2013 Subaru WRX STI 340R review
* Fastest Subaru WRX STI driven * More power than standard model * On sale now, priced at 29,664...
With the demise of the Mitsubishi Evo, the Subaru WRX STI is the sole four-wheel-drive rally-bred performance car on sale today.
Its got its own niche, then, and a recent price cut of 5000 (bringing the standard car down to 27,995) means its a more appealing prospect than ever.
Here we're testing the 340R, which is the new range-topping version. It has more power and torque from its turbocharged 2.5-litre engine, while a new exhaust system promises a suitably throaty soundtrack.
The 340R is available as a four-door saloon and a five-door hatchback, with both models costing 29,664.
Whats the 2013 Subaru WRX STI 340R like to drive?
Start the engine and youre greeted by a loud warble from the exhaust that suggests there's plenty of fun to be had. True, the low-speed ride is pretty unforgiving, but its rarely bad enough to make you wince.
Performance is distinctly unremarkable until the turbo wakes up at about 3000rpm. However, keep the revs above this and its a savagely fast car.
The sensational grip and body control also impress, letting the 340R hang on in bends, almost regardless of speed. It's just a pity the steering doesnt fill you with confidence; theres not enough feedback about how the tyres are faring, and some people will find it too light.
The engine note is far more likely to win you over, because the 340R sounds like it's escaped from a rally stage when you drive it the way its maker intended. Just don't expect it to be relaxing on a long motorway drive; there's lots of wind and road noise at speed, and you can hear all sorts of road debris hitting the wheelarches.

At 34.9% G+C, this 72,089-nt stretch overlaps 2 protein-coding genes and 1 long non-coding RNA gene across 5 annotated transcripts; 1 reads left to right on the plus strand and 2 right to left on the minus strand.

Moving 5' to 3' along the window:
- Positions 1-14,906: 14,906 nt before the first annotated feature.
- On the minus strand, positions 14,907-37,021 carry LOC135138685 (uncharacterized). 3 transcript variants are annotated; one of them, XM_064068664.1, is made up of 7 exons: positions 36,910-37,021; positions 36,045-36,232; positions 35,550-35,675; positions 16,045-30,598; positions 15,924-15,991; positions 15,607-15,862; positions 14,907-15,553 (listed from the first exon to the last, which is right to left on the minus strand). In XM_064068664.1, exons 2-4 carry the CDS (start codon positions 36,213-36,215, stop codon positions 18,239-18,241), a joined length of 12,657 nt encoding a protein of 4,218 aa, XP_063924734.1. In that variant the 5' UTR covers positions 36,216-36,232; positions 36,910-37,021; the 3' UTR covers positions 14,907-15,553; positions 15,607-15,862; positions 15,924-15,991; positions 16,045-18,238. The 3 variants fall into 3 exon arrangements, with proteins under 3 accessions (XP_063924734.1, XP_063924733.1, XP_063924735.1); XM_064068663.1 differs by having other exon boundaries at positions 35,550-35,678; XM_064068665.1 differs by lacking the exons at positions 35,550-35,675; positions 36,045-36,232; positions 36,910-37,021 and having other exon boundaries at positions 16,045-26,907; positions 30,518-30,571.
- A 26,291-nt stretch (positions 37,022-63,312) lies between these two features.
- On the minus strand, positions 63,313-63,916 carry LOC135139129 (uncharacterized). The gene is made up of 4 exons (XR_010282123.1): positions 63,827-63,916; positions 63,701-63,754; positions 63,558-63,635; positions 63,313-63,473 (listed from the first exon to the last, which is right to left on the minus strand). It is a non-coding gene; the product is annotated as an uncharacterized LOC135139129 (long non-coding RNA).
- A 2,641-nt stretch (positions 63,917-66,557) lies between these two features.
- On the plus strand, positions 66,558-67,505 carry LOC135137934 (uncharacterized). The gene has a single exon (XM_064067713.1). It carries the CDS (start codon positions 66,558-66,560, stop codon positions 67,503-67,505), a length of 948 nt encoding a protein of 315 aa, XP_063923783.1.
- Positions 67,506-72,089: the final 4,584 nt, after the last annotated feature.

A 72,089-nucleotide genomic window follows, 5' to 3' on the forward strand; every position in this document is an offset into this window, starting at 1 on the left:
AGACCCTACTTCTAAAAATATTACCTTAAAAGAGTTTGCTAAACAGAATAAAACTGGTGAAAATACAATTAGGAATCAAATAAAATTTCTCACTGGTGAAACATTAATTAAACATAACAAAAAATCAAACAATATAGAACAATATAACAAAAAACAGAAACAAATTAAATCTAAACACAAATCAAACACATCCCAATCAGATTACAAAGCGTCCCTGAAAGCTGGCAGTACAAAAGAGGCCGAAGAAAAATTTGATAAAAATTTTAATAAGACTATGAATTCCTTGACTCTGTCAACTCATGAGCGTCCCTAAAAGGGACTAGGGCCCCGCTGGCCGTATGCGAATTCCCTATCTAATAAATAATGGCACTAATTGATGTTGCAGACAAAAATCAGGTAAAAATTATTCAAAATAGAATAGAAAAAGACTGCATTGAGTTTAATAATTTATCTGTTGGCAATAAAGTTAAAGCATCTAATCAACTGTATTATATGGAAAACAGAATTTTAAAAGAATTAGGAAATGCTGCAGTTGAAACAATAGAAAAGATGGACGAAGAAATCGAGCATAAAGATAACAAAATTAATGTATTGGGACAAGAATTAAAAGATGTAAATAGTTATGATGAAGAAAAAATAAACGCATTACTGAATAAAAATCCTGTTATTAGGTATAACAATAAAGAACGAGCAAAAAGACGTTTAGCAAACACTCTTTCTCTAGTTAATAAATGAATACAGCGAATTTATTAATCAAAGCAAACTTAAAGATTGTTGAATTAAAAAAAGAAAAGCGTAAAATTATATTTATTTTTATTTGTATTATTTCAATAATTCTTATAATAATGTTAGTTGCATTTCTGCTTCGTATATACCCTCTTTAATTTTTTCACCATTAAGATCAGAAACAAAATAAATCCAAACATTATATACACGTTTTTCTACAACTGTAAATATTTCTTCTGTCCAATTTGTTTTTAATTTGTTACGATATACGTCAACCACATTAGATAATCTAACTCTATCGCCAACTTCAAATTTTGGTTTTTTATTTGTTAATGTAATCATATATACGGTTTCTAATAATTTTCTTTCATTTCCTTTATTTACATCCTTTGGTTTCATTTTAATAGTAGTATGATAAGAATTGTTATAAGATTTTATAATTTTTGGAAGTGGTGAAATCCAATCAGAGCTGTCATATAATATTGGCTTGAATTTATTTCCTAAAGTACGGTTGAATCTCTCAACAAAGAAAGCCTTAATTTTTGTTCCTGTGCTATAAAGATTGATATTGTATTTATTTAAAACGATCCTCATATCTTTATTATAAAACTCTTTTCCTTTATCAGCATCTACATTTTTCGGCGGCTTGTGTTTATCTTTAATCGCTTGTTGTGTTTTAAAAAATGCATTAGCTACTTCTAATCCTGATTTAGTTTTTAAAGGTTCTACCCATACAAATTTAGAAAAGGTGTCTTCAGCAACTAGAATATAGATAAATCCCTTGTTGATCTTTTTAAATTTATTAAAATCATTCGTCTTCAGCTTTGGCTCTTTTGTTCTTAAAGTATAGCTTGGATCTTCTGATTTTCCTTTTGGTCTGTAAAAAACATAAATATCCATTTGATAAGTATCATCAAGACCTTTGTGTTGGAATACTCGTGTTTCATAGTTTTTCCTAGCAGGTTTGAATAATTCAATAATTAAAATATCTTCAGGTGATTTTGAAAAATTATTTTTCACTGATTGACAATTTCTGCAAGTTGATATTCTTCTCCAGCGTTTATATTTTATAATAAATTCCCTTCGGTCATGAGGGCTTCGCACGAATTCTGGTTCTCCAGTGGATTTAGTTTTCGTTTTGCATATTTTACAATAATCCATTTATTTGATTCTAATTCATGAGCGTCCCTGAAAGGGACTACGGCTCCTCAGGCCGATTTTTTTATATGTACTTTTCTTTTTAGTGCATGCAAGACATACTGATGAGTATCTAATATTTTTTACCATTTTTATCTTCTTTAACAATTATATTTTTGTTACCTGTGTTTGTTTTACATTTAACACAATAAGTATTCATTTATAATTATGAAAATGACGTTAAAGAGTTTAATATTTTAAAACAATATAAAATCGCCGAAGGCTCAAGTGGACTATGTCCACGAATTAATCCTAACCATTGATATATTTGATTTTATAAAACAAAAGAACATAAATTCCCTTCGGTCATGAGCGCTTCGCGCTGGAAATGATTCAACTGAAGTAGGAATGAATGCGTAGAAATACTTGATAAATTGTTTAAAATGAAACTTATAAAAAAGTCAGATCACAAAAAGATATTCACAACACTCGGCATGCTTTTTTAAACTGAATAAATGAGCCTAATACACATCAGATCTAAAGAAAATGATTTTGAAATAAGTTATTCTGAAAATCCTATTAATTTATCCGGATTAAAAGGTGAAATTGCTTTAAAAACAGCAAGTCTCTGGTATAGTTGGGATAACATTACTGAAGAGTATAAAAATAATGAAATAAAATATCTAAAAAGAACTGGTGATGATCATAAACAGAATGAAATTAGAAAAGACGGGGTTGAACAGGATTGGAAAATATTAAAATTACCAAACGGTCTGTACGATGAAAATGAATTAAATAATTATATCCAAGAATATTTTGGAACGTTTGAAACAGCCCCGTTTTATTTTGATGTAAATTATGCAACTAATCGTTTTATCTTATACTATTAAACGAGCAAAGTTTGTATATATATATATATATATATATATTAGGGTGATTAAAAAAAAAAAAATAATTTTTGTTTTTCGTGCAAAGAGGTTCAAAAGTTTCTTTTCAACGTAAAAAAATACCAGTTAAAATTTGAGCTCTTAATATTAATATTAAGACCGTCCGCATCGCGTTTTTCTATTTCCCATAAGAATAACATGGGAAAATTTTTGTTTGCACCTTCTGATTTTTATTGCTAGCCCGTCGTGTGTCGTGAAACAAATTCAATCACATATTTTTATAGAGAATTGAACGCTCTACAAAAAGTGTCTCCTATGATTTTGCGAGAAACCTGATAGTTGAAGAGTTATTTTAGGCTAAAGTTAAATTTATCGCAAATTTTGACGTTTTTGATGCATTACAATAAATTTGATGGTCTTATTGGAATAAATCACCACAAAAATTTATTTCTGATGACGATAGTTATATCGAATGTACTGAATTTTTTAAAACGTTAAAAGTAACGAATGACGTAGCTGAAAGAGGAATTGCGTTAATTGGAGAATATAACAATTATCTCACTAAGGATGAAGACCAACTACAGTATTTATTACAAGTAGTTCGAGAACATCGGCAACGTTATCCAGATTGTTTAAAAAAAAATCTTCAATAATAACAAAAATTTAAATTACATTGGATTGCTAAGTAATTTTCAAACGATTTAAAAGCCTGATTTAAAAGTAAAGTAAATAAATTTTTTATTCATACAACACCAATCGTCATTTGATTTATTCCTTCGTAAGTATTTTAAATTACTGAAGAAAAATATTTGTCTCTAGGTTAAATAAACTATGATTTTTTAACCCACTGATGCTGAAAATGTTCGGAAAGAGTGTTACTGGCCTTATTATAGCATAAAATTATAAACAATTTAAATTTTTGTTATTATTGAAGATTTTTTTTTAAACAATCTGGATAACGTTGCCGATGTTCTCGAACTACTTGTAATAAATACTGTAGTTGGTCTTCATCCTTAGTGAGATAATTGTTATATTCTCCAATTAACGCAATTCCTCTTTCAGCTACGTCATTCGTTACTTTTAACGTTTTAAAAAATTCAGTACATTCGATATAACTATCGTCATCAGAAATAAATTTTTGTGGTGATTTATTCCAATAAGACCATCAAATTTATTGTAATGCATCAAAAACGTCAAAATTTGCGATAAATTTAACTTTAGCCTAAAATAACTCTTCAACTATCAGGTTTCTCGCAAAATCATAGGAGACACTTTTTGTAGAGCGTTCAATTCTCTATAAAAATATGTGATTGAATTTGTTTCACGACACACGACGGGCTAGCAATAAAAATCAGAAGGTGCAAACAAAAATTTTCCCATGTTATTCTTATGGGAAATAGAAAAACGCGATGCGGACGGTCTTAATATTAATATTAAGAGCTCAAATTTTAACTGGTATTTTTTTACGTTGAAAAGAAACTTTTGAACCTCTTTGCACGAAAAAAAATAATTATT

Whats the Subaru WRX STI 340R like inside?
The WRX STI is based on the Impreza that was sold in the UK until summer 2012. Sadly, cabin plastics that were disappointing in a small family car look downright poor in a performance car that costs twice as much.
Theres no sign of the high-quality materials you get in the cheaper Renault Megane Renaultsport, let alone the ones in the similarly priced BMW M135i. The buttons and switches feel low-rent, too, although Subarus reliability record is excellent, so you shouldnt have any worries about being stranded by the side of the road.
Theres space for four adults in the 340R, even if six-footers will wish they had a bit more rear kneeroom, while rear access is better than it is in many hot hatch rivals. However, the boot is quite small and it has a sloping floor.
Standard equipment includes climate control, Bluetooth, xenon headlights and grippy Alcantara-trimmed Recaro seats.
Should I buy one?
The WRX STI 340R is a performance bargain, and few cars are faster across country. To get a similar amount of performance and the all-weather ability of four-wheel drive, youd need to spend an extra 10,000 on the soon-to-be-discontinued Audi RS3 Sportback.
Youll pay a heavy price for this ground-covering ability, though. Fuel, tax and insurance bills will be big, as will the cost of tyres and brakes. You also have to put up with poor refinement and a drab interior.
In short, the WRX STI feels like a car from a previous era. We understand why you might be tempted by it, but the BMW M135i and Renault Megane Renaultsport are better buys. They're just as thrilling as the Subaru on an empty country road and are much easier to live with the rest of the time.
What Car? says
Engine size 2.5-litre turbo
Price from 29,664
Torque 361lb ft
0-60mph 4.7 seconds
Top speed 158mph
Fuel economy 26.9mpg
CO2 emissions 243g/km
By Barnaby Jones